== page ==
Following a night in Pune, our first stop the next day was the Sri Mahaganapati Temple in Ranjangaon, the eighth temple. Like most of the temples on the Ashtavinayaka pilgrimage, the present external structure of this temple dates from the heyday of the Peshwa rulers in the late 18th century--although stone pillars of the older temple, which are visible in the compound, show that there was a place of worship here at least as early as the 9th or 10th centuries. One of the unifying--and most intriguing--characteristics of all the Ashtavinayaka temples is the fact that no one has a clue how long they've been there. The entrance to this shrine is especially large and the swayambhu murti is most attractive, although local legend maintains that the real icon, consisting of ten trunks and twenty hands, was moved to the cellar at some time in the past due to fear of Muslim invasion.

Sri Vighneshwar Temple at Ozar, the seventh, is 85 kilometers north of Pune. The present temple dates from 1785, and was renovated in 1967. The Deity has emeralds embedded in its eyes and diamonds on its forehead and navel. This is the only Ashtavinayaka temple to possess a golden dome and pinnacle. Our arrival was particularly auspicious. We entered the sanctum just as worship was in progress; tiny finch-like birds flitted in and out between the sanctum and the outer chamber where the devotees had gathered. It was utter magic and I was completely lost in the moment.

The village of Ozar, a small square just outside the entrance to the temple, was, to my mind, the finest of all the village-based Ashtavinayaka temples: a serene and welcoming place, at least when we were there.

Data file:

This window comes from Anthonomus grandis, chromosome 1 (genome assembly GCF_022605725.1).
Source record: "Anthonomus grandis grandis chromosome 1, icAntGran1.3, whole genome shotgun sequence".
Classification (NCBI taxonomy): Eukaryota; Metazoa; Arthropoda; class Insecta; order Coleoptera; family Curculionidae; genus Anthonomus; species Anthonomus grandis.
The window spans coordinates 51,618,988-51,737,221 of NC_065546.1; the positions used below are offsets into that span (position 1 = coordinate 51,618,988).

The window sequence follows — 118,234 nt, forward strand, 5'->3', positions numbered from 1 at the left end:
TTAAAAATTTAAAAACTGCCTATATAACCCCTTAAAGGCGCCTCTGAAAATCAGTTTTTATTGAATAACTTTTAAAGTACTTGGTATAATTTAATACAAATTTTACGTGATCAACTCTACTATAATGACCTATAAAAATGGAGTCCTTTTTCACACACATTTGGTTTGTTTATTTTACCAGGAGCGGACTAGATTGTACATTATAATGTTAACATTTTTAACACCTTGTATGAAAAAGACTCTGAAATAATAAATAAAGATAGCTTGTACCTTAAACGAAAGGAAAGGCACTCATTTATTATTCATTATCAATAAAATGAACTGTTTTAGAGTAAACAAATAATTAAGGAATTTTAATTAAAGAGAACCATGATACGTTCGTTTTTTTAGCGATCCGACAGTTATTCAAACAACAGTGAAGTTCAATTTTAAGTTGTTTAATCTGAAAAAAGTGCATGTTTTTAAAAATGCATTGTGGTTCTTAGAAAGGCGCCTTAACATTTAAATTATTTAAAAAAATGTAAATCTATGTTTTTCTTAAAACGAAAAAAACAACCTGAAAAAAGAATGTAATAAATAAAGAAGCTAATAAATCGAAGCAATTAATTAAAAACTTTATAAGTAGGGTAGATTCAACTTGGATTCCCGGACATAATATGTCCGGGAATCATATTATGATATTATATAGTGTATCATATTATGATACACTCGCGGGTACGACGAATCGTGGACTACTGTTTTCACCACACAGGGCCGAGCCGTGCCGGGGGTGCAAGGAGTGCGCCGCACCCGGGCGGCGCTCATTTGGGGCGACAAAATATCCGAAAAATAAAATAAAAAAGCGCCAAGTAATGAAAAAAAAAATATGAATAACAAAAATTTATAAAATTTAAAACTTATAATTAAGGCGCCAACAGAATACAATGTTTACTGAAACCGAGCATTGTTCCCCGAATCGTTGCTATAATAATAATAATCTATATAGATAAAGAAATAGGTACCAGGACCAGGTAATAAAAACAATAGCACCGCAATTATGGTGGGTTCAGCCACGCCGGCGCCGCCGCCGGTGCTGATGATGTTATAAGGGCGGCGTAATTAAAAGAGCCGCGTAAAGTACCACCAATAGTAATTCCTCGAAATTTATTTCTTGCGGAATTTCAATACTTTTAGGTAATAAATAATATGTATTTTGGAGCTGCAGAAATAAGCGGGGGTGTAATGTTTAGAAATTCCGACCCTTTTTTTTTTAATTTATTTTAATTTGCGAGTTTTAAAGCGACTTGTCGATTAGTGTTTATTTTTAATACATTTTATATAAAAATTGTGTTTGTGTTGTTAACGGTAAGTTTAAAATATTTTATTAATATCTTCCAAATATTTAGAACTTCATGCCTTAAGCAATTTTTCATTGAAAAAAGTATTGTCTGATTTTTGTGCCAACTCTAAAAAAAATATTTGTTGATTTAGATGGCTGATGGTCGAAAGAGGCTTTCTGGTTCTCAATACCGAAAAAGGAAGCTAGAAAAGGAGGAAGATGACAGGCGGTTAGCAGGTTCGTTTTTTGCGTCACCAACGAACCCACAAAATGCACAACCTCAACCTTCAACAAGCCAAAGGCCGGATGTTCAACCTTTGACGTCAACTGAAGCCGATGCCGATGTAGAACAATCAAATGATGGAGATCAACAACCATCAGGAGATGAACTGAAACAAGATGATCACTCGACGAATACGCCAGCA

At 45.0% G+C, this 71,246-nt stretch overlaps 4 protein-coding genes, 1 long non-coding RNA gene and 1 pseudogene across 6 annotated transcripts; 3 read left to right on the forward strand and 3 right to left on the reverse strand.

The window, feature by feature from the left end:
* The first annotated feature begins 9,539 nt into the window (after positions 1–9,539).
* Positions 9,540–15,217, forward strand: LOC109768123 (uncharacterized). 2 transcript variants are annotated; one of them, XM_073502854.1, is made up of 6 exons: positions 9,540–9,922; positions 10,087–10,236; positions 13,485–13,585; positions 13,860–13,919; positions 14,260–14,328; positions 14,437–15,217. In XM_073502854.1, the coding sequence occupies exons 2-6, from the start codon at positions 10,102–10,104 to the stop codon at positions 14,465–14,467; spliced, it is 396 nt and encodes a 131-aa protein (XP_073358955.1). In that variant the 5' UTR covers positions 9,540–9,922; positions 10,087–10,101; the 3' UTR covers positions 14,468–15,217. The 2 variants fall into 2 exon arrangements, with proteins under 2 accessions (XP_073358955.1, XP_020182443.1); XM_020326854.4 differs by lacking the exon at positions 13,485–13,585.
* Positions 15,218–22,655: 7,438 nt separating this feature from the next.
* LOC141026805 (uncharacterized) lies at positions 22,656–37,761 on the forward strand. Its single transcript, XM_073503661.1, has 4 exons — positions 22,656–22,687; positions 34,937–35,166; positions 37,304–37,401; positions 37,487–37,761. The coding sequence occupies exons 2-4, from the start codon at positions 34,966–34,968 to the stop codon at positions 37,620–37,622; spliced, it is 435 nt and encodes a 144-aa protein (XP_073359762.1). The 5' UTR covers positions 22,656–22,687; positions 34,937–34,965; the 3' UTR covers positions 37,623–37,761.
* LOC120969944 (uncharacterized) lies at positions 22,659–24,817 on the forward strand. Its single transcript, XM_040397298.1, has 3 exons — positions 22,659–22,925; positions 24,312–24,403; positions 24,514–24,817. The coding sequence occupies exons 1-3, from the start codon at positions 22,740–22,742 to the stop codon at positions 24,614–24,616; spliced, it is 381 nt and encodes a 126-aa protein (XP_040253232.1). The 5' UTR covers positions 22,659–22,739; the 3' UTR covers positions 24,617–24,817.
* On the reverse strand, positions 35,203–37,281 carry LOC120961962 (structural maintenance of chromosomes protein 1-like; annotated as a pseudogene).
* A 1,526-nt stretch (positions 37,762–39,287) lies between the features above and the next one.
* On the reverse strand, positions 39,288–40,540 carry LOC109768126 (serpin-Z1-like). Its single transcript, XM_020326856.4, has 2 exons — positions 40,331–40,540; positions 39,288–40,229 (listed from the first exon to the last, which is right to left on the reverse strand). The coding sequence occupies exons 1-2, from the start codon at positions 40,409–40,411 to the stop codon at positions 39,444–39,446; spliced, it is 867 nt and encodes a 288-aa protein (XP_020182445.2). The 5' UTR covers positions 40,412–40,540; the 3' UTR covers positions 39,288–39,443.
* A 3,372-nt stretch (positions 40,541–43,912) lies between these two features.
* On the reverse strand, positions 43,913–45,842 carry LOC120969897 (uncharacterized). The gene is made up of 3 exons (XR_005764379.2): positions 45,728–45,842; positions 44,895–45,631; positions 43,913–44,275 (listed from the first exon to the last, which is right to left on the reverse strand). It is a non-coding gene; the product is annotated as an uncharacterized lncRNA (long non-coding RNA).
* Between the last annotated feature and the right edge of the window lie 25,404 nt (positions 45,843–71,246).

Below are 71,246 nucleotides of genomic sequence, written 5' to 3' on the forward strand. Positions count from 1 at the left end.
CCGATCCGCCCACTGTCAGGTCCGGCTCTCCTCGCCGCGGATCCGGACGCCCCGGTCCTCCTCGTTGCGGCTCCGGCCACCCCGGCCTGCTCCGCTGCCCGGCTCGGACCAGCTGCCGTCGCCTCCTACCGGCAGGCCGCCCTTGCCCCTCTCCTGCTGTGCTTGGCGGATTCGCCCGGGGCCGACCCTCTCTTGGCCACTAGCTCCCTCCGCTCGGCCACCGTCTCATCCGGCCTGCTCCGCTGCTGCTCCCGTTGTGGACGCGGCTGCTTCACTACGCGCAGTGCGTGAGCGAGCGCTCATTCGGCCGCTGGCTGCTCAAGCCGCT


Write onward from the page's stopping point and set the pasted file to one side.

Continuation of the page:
Then came the second day's final port of call: the remarkable cave temple at Lenyadri, Sri Girijatmaj, the sixth temple. To reach this, one must climb 307 sheer steps along the cliff face to gain entrance to the temple, one of 18 formerly Buddhist caves carved deep into the high mountainside. The temple here is exceptional--one large hall carved out of stone leads directly to the sanctum. The swayambhu murti here, like at Siddhatek, is attached directly to the cave wall.

To get to the eighth Ashtavinayaka temple, Sri Varadvinayaka at Mahad, we had to cross back over the low mountain range that divides the Maharashtrian coast from the inland plain on the third and final pilgrimage day. Sri Varadvinayaka at Mahad, the fourth temple, is the most controversial of the Ashtavinayaka temples for the simple fact that, a few years ago, the trustees decided that the ancient swayambhu murti was too worn to continue using, so they consecrated a carved icon in its place. Some devotees filed a suit against the trustees and, until a court decision is reached, the original Deity sits in front of the sanctum, next to the offering box. I dutifully worshiped both Deities, circumambulated the temple and proceeded to the last of the Ashtavinayaka temples.

Sri Ballaleswar Temple at Pali, the third, is one of the most distant from Pune. It's the only one of the Ashtavinayaka Temples to be named after the devotee who discovered the swayambhu murti. Some time in antiquity a young boy ("Ballal") at this site became a devout Ganesha devotee. The swayambhu murti at Pali is one of the most characterful--long and "melting" at the shoulders, it wears a crown not unlike a cap and resides in a tall, stone hall with eight stone pillars. It is said that if you make 21 circumambulations of this temple your problems will be solved and your desires fulfilled.

As we left the site, it struck me that it was over. We had completed my dream and performed the sacred Ashtavinayaka Yatra. I was consumed with a mixture of elation and sadness and deeply overcome. I wanted to start the whole process over again, but I realized that it was the internalization of my experiences that mattered now. All blessings to Vinayaka for allowing me a safe pilgrimage--and the same to those this article might inspire to do likewise! Our Lord Ganapati as Chintamani is, indeed, the pilot of our lives.